FEATURED INGREDIENT: TIGERNUT ROUND-UP

Every month, Getting Primal will feature one not-so-commonly used ingredient in everyday recipes and showcase Paleo-friendly recipes which incorporate it. For the month of January, tigernuts are featured.
 
By Marco Schmidt [1] (Own work) [CC BY-SA 3.0], via Wikimedia Commons

Our daughter Kiarra cannot tolerate dairy and so I figured one day I would attempt to make almond milk. Almond milk was not a hit with our kids and to be honest, I do not care much for the taste of almond milk either. So when I found out tigernuts which the kids love snacking on could be turned into a milk as well, I knew I had to give it a try.

Tigernuts are actually not nuts. They are a vegetable - a tuber. They are known to be allergen-free (to this day, there are no known allergies surrounding these tubers), high in fiber, and are a good source of healthy fats. The recipes containing tigernuts or tigernut flour are few and far between but I still managed to find some enticing recipes incorporating this not-so-common ingredient.

Tigernuts are mildly sweet and creamy tasting so using them to make Kunnu Aya (Nigerian-style Tigernut Milk) works beautifully. I have made this recipe without using the cardamom pods or jaggery and my two younger kids took to it quite well. I slowly started adding it to our toddler Seamus' goats milk in an effort to someday wean him off goat's milk altogether, and he has not minded it at all. I tasted it myself and just like tigernuts, the milk imparts a sweet and silky taste.

Who's in the mood for pancakes? I guess a better question would be - who isn't? Here's a pancake recipe which incorporates tigernut flour. I have not yet tried making this recipe. Tigernut flour is mildly sweet and has a nutty flavour to it so I can only imagine it would make an excellent addition to a pancake recipe. Lauren of Empowered Sustenance does warn of a slightly gritty texture associated with using tigernut flour in recipes. She mentions it is neither a bad or good thing but does depend on your preference. An allergen-free recipe packed with the irresistibly sweet nutty taste of tigernuts and not to mention the health benefits associated with this power-packed tuber makes it a recipe worth trying!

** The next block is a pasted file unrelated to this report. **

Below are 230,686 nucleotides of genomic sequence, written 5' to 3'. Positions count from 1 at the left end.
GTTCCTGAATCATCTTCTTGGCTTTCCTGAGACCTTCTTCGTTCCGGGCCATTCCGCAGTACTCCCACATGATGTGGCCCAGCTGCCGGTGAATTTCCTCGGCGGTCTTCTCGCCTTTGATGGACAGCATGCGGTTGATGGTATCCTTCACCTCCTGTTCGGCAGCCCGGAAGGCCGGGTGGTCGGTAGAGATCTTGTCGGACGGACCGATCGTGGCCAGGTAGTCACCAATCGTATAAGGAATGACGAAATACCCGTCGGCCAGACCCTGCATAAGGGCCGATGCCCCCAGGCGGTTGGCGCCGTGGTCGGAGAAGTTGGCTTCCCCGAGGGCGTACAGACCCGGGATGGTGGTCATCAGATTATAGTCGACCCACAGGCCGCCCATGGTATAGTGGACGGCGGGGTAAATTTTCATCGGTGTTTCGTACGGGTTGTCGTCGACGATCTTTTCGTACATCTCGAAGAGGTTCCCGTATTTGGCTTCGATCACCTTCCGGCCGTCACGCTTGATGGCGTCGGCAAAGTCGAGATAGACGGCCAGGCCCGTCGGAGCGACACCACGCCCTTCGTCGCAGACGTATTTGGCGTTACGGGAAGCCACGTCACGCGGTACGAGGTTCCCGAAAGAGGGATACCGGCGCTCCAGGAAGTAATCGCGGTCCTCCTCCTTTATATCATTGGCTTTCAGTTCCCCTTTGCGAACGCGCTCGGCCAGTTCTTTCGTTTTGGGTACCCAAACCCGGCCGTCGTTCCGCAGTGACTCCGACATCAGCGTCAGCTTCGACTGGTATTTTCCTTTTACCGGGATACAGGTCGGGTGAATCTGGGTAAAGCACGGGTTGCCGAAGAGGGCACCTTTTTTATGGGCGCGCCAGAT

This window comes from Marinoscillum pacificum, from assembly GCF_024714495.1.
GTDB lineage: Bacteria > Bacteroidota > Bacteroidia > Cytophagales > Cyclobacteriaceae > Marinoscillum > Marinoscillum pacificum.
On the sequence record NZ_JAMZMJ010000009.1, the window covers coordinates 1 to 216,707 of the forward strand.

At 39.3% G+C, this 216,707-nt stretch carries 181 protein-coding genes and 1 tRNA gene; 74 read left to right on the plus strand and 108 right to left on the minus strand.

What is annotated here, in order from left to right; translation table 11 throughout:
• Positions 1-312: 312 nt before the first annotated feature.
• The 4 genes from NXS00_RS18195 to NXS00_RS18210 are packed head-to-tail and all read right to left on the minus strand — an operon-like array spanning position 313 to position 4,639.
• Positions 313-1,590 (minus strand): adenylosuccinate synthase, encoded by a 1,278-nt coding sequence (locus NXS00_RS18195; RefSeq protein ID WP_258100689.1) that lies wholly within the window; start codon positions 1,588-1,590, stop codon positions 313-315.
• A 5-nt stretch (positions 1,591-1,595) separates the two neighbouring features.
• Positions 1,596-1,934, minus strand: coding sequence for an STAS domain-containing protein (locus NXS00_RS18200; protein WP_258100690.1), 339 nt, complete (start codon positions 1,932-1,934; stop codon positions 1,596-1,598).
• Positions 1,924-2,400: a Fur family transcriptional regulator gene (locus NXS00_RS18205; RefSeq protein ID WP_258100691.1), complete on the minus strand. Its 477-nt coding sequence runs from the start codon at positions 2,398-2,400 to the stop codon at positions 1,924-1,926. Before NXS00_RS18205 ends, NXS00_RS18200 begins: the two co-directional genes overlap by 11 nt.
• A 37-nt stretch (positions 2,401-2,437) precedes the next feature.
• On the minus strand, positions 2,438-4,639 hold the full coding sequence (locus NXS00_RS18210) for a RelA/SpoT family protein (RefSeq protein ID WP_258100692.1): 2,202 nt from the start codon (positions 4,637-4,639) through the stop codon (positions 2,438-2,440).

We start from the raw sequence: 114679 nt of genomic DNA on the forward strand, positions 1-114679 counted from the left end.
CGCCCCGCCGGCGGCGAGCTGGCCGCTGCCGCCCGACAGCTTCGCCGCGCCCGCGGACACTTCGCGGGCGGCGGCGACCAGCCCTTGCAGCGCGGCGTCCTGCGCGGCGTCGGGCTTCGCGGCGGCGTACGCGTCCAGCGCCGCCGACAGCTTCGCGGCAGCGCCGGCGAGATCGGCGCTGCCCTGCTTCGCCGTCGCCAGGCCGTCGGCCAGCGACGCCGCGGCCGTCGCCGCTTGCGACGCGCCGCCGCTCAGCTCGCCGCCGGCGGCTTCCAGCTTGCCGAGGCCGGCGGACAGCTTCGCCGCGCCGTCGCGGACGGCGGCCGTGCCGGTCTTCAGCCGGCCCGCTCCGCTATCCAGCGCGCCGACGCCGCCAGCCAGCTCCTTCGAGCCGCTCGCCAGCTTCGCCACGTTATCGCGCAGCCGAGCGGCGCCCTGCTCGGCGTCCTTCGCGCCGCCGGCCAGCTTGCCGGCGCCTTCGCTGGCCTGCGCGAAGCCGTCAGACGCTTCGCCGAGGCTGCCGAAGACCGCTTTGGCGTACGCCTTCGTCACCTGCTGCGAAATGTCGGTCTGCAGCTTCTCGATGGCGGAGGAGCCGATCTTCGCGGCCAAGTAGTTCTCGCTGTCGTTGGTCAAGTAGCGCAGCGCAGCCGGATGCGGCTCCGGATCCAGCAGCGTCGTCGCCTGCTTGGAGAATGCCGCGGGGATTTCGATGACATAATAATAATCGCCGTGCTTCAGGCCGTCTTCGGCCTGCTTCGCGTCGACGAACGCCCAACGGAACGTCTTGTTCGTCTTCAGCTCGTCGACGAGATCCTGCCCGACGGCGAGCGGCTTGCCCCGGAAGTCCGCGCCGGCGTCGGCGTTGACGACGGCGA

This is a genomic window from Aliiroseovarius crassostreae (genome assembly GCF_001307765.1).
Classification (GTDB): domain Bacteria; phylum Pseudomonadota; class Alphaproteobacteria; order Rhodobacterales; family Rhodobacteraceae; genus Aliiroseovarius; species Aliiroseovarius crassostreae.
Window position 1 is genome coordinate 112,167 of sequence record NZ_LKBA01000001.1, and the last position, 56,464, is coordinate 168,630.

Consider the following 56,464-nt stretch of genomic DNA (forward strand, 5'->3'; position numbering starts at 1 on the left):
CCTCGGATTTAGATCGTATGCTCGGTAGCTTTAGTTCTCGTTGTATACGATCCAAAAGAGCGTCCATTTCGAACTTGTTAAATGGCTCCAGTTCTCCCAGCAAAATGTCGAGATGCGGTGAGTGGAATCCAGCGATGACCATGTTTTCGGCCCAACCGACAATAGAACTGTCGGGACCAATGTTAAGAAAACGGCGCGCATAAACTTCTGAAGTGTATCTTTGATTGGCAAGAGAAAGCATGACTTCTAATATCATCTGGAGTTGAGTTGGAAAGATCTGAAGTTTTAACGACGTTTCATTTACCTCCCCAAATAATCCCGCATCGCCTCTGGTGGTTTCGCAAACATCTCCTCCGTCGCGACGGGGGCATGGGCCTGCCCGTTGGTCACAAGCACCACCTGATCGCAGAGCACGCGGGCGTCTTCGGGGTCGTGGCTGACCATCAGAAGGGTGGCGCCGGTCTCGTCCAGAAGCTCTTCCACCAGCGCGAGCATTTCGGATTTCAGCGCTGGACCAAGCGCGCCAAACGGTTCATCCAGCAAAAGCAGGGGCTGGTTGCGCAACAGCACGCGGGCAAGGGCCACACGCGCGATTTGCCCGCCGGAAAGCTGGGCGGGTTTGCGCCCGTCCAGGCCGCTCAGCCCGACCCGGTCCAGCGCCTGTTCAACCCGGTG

Tigernut Flour
by Empowered Sustenance



 

Miss oatmeal? My kids used to eat oatmeal before we switched to Paleo most mornings. Who can forget the many trainers and health-gurus who espouse eating oatmeal for breakfast to get your day started off right? It is possible to still eat oatmeal when Paleo...well, without the oats of course! This power-packed recipe for Banana Tiger Nut N'Oatmeal incorporates tigernut flour, coconut flakes, banana, coconut milk, and cauliflower rice...whaaaa...cauliflower you say??? In my opinion, just another great way to sneak vegetables into my kids' diet every morning. The tigernut flour gives this N'oatmeal a subtly sweet and nut-like taste.
 





Banana Tiger Nut N'Oatmeal
​by the Paleo Partridge


 

Last but not least, I cannot forget the blogger who introduced me to the healthy goodness of tigernuts to begin with - Dora Siah of Provincial Paleo. She runs a blog showcasing AIP-compliant recipes worth checking out and has already produced several recipes with tigernuts, published one in the e-book 85 AIP Amazing Breakfasts, and has other tigernut recipes in the works! This woman is a tigernut aficionado. I highly recommend visiting her website for tigernut flour ideas, and other delicious AIP recipes.

Check out her cookie recipe which involves tigernut flour, avocado, and blackstrap molasses (what a creatively divine combination!) and her maple mug cake which combines the healthy goodness of tigernut flour and the velvety sweet taste of maple syrup...this woman is a tigernut genius! 





 



Soft and Chewy Molasses Cookies
by Provincial Paleo







 





AIP Maple Mug Cake
by Provincial Paleo










 
​Still not sure if you want to try tigernuts in your recipes? Of course it would be a good idea first to try munching on some whole tigernuts to get an idea of how they taste. In Canada, they are usually available in health food stores (the health food store near our place will order them for us so you may want to try inquiring with a health food store near you). They are also available at times in bulk food stores like Bulk Barn. They are also available to order online. So, munch away, try these recipes, and let me know what you think of these super-tubers!

 
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